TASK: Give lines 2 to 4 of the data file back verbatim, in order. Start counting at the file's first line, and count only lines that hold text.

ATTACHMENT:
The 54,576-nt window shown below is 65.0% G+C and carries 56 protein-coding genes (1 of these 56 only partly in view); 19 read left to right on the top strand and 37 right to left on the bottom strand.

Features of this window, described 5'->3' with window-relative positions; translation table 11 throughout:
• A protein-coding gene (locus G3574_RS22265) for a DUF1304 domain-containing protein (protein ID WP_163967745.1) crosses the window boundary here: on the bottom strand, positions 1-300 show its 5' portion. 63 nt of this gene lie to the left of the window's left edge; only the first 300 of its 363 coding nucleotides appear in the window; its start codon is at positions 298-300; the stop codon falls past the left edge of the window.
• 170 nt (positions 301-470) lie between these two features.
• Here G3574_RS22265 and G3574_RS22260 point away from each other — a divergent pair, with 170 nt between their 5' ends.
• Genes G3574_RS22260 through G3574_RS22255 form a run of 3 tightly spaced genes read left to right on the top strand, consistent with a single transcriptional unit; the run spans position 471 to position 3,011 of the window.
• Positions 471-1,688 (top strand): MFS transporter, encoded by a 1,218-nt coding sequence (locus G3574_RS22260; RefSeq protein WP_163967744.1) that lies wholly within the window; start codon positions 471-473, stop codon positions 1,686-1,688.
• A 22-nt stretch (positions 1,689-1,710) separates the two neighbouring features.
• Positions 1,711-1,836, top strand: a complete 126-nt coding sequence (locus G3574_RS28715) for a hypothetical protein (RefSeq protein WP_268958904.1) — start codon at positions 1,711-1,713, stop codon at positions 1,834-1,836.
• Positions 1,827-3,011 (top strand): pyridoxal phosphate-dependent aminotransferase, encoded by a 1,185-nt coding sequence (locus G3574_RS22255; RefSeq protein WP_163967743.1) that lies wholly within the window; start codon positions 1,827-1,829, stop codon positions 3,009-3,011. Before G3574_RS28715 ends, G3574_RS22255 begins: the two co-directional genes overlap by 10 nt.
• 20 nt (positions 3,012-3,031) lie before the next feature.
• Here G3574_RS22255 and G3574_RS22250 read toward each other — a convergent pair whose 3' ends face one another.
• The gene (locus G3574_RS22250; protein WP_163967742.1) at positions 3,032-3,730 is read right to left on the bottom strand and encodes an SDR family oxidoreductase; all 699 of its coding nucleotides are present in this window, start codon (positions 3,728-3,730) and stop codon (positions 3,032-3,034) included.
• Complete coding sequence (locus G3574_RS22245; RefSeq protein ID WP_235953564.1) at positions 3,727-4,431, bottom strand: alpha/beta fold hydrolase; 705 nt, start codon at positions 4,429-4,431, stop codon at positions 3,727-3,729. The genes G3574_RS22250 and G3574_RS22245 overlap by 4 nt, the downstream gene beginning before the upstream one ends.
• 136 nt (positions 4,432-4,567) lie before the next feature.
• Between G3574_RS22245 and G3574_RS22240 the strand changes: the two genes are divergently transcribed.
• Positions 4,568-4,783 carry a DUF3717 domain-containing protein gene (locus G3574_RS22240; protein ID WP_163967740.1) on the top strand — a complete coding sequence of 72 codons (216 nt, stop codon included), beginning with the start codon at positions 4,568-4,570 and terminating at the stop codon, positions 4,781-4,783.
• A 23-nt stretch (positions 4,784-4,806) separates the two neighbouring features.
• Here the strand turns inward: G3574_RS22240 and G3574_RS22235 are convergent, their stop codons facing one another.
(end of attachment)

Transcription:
Features of this window, described 5'->3' with window-relative positions; translation table 11 throughout:
• A protein-coding gene (locus G3574_RS22265) for a DUF1304 domain-containing protein (protein ID WP_163967745.1) crosses the window boundary here: on the bottom strand, positions 1-300 show its 5' portion. 63 nt of this gene lie to the left of the window's left edge; only the first 300 of its 363 coding nucleotides appear in the window; its start codon is at positions 298-300; the stop codon falls past the left edge of the window.
• 170 nt (positions 301-470) lie between these two features.